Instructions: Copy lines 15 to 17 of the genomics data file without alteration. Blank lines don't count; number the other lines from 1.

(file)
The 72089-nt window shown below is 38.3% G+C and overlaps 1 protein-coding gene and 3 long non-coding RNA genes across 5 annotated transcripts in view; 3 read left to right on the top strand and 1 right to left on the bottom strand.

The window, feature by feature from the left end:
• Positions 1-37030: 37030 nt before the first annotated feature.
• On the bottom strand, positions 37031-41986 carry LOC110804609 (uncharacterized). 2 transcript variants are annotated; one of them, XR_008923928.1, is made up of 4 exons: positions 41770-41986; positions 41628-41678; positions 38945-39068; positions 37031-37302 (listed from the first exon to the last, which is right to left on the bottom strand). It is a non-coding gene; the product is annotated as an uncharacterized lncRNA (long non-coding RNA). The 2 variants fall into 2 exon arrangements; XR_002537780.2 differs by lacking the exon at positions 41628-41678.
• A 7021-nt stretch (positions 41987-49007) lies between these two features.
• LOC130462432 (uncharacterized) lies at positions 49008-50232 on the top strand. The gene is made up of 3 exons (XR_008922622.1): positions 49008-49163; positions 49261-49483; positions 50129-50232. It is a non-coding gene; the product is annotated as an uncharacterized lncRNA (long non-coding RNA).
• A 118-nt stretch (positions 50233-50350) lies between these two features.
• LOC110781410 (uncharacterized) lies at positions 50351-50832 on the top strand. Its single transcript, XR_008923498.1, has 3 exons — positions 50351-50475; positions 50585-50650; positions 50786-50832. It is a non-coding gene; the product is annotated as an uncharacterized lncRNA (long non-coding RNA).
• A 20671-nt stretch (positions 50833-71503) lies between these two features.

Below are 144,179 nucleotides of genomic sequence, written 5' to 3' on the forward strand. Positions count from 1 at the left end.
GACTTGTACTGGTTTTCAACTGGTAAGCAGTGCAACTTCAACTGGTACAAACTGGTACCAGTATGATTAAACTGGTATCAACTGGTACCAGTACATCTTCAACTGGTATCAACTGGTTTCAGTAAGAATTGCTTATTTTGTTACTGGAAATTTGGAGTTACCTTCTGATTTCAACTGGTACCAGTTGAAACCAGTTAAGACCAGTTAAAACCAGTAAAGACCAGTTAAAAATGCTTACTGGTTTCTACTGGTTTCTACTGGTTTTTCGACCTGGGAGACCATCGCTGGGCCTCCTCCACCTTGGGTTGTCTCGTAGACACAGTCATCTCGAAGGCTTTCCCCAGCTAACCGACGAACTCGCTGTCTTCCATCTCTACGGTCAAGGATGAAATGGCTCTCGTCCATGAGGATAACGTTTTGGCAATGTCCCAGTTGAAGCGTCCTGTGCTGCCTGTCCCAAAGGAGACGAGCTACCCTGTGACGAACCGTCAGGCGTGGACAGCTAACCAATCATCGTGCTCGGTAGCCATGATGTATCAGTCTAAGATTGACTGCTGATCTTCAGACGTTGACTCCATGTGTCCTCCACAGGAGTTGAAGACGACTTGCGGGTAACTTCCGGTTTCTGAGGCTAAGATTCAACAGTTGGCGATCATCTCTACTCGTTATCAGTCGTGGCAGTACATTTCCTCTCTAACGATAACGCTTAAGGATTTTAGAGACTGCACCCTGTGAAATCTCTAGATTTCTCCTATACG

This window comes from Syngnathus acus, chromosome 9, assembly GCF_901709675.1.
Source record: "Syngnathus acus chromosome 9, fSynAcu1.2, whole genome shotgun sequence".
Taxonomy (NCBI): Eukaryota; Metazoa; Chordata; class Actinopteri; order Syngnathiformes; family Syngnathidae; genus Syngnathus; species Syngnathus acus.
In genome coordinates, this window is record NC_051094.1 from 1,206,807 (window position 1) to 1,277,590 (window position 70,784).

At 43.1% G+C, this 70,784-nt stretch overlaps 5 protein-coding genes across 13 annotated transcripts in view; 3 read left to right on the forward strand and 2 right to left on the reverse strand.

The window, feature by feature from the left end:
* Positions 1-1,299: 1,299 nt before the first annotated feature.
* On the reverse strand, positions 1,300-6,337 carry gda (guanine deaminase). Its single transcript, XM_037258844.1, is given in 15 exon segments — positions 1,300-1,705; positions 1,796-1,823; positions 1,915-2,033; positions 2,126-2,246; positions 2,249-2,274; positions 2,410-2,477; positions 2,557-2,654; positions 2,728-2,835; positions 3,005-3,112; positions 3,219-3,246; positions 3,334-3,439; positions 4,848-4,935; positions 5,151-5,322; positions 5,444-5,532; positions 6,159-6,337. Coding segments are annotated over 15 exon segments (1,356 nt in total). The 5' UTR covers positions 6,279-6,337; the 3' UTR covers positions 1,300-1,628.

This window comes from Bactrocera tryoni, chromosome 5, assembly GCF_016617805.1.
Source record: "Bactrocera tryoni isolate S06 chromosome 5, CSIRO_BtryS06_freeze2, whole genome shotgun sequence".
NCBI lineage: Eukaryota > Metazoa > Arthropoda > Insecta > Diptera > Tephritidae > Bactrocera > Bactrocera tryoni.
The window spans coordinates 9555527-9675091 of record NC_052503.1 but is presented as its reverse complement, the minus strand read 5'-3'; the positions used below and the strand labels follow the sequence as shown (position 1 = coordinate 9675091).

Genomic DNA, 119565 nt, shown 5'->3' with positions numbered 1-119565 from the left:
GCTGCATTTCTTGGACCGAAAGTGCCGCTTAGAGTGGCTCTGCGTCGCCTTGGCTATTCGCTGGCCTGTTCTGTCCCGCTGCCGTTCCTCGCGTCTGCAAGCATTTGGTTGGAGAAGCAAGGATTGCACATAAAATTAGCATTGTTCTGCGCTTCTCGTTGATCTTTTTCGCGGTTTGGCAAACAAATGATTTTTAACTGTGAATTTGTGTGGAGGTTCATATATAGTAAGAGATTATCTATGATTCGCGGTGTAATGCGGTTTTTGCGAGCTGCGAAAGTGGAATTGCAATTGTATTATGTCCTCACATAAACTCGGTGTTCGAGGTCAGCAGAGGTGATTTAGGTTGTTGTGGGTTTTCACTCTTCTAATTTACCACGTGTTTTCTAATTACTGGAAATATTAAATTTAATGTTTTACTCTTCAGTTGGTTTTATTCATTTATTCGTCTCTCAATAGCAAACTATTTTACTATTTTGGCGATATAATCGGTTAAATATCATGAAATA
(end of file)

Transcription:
In genome coordinates, this window is record NC_051094.1 from 1,206,807 (window position 1) to 1,277,590 (window position 70,784).

At 43.1% G+C, this 70,784-nt stretch overlaps 5 protein-coding genes across 13 annotated transcripts in view; 3 read left to right on the forward strand and 2 right to left on the reverse strand.

The window, feature by feature from the left end: